As you see in the above output, the history command displays the last executed commands.

To clear or delete a particular command from the history, use -d flag with the command prefix number:

$ history -d <number>

Here <number> represents the line number of each command.

For example, to delete the "time" command with line number "5" from the history, run:

$ history -d 5

Now, display the command line history to see if the command is removed or not.

$ history

Sample output:

 3 clear
 4 cal
 5 ls
 6 uname -r
 7 history
 8 history -d 5
 9 history
Clear or delete specific commands from history

Clear or delete specific commands from history

As you see, the "time" command has been removed. Similarly, you can delete any command from the history list.

4. Clear Command line history automatically at logout

Instead of manually clearing history each time, you can automatically clear it at logout.

To do so, edit ~/.bashrc file:

$ vi ~/.bashrc

Add the following line:

unset HISTFILE

Save and close the file. Now, the history will be cleared after you logout from the session.

5. Delete Command line history permanently

All of the above methods will only remove the commands from the active session i.e currently opened terminal. If you have multiple terminals running different commands, the 'history' command will only delete the history from where you run this command. The commands from other terminals will still be available.

To remove all commands from history in all sessions, you must remove the contents of .bash_history file. This file holds the list of commands that we run in the terminal. You can either clear this file manually each time or setup a cron job to clear it at regular intervals.

To manually clear the contents of this file, run:

$ cat /dev/null > ~/.bash_history

Like I said, this will delete the entire history. The next time this file will start to record the history. You should run this command everyday to clear the contents of this file.

Alternatively, you can schedule this task at regular interval using cron jobs.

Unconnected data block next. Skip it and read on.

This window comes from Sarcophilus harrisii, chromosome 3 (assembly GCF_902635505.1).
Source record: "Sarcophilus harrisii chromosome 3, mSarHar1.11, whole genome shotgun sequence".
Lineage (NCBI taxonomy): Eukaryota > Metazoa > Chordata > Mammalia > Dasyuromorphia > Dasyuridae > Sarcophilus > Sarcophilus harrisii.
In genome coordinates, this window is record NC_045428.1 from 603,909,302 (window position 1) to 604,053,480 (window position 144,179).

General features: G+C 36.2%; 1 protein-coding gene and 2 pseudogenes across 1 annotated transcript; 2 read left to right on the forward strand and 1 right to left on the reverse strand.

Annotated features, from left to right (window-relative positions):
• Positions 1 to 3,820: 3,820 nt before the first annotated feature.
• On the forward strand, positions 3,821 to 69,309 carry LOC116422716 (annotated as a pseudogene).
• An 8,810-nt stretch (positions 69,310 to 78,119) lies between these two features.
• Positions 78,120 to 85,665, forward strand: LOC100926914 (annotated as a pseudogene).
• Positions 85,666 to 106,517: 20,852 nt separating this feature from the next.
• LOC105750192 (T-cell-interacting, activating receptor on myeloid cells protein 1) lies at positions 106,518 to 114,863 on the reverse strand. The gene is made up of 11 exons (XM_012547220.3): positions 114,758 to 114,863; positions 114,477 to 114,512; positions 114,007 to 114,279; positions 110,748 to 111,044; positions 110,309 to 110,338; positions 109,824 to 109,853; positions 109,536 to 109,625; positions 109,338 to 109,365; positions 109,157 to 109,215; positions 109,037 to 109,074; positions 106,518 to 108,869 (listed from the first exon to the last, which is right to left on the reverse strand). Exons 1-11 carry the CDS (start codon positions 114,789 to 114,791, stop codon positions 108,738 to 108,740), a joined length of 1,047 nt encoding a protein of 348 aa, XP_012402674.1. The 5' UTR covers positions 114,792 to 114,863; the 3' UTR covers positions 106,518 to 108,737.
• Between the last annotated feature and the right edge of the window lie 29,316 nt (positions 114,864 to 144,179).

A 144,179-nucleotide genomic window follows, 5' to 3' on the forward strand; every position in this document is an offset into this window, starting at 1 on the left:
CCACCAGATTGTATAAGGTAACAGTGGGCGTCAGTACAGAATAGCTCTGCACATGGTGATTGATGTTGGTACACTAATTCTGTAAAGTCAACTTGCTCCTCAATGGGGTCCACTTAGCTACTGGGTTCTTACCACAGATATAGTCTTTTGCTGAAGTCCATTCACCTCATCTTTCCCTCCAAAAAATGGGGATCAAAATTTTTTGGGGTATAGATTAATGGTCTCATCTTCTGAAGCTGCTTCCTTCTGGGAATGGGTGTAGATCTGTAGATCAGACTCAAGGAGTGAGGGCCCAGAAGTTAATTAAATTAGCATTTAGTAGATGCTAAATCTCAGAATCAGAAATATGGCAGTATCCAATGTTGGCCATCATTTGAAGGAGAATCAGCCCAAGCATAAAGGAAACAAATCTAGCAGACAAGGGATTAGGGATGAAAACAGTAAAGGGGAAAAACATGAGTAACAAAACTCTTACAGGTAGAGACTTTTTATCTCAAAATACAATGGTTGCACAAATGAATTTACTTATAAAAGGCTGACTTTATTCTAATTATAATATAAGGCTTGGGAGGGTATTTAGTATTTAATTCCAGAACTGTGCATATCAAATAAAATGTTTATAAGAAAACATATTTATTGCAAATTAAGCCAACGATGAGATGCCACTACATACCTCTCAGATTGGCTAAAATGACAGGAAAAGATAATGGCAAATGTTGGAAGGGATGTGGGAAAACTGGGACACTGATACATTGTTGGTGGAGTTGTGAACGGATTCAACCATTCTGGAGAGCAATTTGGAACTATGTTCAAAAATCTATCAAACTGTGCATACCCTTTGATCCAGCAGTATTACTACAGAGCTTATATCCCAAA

To do so, run:

$ crontab -e

Add the following commands:

00 20 * * * cat /dev/null > ~/.bash_history

Save and exit file. The history will be automatically cleared at 8 pm everyday.

Why shouldn't we clear Command line history?

Clearing Command line history is a good practice, however you must not clear history in some cases. Say for example, you want to repeat a specific command often. Would you type the same command every time? That's not necessary. Like I said already, the commands that you run on the Terminal will be retained in the ~/.bash_history file. Just hit the upper arrow in the keyboard, and the list of commands that you run recently will appear. Keep hitting the upper arrow key until you find the command that you want to run. Once you find the command that you want to run, just hit ENTER to execute. That's it. You don't have to type the entire command every time. Also, sometimes you won't remember some lengthy and complex commands in a previous session. In such cases, you can use "history" command to retrieve the previously executed commands.


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Conclusion

In this tutorial, you have learned why should we clear the command line history, and why you shouldn't do it in some cases. Also, you have learned the different ways to clear Command line history. If you know any other method to do it, feel free to let us know in the comment section below.

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1 comment

Binh Thanh Nguyen November 9, 2017 - 11:03 am

Nice tips

Reply